Bitter row over naked statue of feminist icon
Is the new statue for Mary Wollstonecraft offensive? The women’s rights activist is finally being recognised more than 200 years after she died. Now critics are asking: why is she naked?
A new statue for the 18th Century feminist writer Mary Wollstonecraft was unveiled this week in London - metres from where she lived and worked – in it she is naked.
Supporters say a new statue of an iconic woman was long overdue in London. Over 90% of the city’s monuments feature men and just 3% of all statues in Britain are of non-Royal women.
Mary Wollstonecraft, “the mother of feminism”, seemed like the perfect candidate.
The new statue has divided critics. “There is no reason to depict Mary naked,” said writer Tracy King.
For activist Caroline Criado Perez, the sculpture is not only a “colossal waste” but disrespectful to Wollstonecraft herself.
Less than 24 hours after the statue was installed, protestors had scaled the monument to cover the naked figure in clothes.
The statue’s creator has hit back. She says sceptics are missing a crucial detail – the statue is “for” Mary Wollstonecraft, not “of” her.
The nude body represents “Everywoman”.
Supporters believe the statue is not thoughtless. They argue that Everywoman draws heavily on Mary Wollstonecraft’s own words.
The new statue for Mary Wollstonecraft has sparked debate on who should be remembered and how.
Is the statue offensive?
Missing the mark
No. Critics have misinterpreted it. The statue portrays a woman ready to challenge the world. The statue is a tribute to Mary Wollstonecraft, not a lifelike depiction. If the figure was wearing an 18th Century dress, she could not represent Everywoman – and, there is nothing wrong with nudity.
Yes. It is impossible to imagine a famous male author portrayed unclothed. It is outrageous to reduce the life of Wollstonecraft to an anonymous Everywoman. The slender body does not represent every woman. Mary Wollstonecraft deserves her own statue – one in which she is clothed.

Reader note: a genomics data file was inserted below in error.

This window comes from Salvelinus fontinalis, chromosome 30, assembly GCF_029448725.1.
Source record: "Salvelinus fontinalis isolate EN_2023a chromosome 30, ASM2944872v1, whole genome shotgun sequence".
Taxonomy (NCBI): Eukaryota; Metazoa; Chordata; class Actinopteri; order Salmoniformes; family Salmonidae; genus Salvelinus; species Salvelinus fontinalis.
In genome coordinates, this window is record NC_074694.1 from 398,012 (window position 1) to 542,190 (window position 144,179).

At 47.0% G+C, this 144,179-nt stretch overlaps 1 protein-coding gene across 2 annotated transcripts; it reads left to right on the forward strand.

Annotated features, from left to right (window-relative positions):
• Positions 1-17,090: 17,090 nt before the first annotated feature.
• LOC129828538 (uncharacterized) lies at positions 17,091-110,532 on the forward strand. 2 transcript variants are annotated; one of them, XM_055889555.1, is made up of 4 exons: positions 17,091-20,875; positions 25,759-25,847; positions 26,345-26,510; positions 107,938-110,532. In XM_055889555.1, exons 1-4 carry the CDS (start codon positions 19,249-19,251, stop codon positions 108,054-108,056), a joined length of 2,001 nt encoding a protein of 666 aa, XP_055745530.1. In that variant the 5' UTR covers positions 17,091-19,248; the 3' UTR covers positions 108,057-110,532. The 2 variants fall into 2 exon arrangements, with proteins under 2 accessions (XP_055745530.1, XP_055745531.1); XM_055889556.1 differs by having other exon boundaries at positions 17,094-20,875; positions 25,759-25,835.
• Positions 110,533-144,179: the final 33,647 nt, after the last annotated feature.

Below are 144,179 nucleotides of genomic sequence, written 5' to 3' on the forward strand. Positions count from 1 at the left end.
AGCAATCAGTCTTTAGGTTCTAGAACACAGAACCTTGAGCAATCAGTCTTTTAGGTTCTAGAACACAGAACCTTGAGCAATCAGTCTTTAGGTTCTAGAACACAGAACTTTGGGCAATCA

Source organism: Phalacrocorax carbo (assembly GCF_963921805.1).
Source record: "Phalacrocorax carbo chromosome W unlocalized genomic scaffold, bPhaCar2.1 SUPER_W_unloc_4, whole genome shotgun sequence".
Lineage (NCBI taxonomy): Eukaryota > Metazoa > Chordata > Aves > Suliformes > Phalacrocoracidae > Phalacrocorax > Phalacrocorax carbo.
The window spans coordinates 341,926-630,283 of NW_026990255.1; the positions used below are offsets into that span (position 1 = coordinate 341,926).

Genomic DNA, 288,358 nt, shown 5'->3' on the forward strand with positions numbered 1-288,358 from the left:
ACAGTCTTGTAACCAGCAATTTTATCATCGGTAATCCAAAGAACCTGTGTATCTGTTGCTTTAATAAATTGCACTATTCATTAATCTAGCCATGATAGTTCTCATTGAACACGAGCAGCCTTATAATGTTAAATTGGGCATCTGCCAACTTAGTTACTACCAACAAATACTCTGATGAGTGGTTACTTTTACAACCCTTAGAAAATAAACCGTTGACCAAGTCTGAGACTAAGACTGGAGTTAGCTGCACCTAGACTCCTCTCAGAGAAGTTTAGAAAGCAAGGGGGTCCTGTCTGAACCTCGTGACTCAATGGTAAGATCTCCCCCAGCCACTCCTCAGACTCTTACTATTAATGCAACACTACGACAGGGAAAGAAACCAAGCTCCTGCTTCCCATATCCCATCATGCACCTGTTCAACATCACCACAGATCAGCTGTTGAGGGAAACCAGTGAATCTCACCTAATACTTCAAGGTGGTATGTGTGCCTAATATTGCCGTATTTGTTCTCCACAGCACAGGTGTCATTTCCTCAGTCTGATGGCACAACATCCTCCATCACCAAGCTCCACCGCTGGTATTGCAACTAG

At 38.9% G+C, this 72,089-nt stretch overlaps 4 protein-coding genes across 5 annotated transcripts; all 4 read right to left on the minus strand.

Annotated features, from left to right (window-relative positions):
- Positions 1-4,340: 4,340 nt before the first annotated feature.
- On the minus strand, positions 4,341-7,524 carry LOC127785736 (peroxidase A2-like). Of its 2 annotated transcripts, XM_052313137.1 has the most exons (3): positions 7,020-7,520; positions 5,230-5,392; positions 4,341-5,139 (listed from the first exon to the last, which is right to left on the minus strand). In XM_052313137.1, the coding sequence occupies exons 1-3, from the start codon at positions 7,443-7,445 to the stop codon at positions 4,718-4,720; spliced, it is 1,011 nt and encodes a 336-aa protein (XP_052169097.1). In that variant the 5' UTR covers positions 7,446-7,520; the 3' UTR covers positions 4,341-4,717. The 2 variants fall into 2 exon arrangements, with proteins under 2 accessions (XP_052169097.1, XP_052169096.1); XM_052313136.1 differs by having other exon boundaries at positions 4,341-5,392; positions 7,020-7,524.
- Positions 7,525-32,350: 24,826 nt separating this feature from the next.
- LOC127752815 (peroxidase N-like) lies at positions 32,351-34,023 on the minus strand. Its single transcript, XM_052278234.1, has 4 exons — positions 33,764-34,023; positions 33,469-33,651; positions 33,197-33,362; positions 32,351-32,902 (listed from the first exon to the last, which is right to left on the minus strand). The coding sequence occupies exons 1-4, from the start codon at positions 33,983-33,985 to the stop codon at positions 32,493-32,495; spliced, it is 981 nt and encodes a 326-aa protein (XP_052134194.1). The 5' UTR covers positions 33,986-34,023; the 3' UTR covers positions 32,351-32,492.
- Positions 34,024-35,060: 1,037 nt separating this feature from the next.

- What makes a statue powerful?
- Write a list of five people from your country who you think deserve a new statue, with explanations.
Some People Say...
“I do not wish women to have power over men, but over themselves.”Mary Wollstonecraft (1759-1797), English writer, philosopher and women’s rights advocate
What do you think?
Q & A
- What do we know?
- It is generally agreed that memorials to women are vastly underrepresented among the statues across the UK. When campaigner Caroline Criado-Perez analysed a catalogue of 925 public sculptures in the UK in 2016, she found that only 158 of those statues depicted women. And of those 158 women, approximately half were fictional figures, 46 were of royalty and 14 were of the Virgin Mary. There were no statues of female politicians.
- What do we not know?
- One main area of debate surrounds what Mary Wollstonecraft herself would have thought of the statue. Indeed, both supporters and critics of Maggi Hambling’s sculpture have used Wollstonecraft’s own words to further their arguments. Historian Dr Sophie Coulombeau believes those “with a very strong opinion” should read Wollstonecraft’s work. “She’s a lot weirder and ickier and more surreal than most realise”, she said, adding “I think Hambling gets that”.
- Mary Wollstonecraft
- The writer and philosopher set up a boarding school for girls in Newington Green, London aged just 25. She died aged 38 after giving birth to her daughter Mary Shelley, who went on to write Frankenstein.
- Tracy King
- A writer and producer who coordinated the campaign to install a statue of suffragist leader Millicent Fawcett in London’s Parliament Square.
- Caroline Criado Perez
- The author is best known for her campaign to make Jane Austen the face of the £10 note. She also worked with King on the Millicent Fawcett campaign.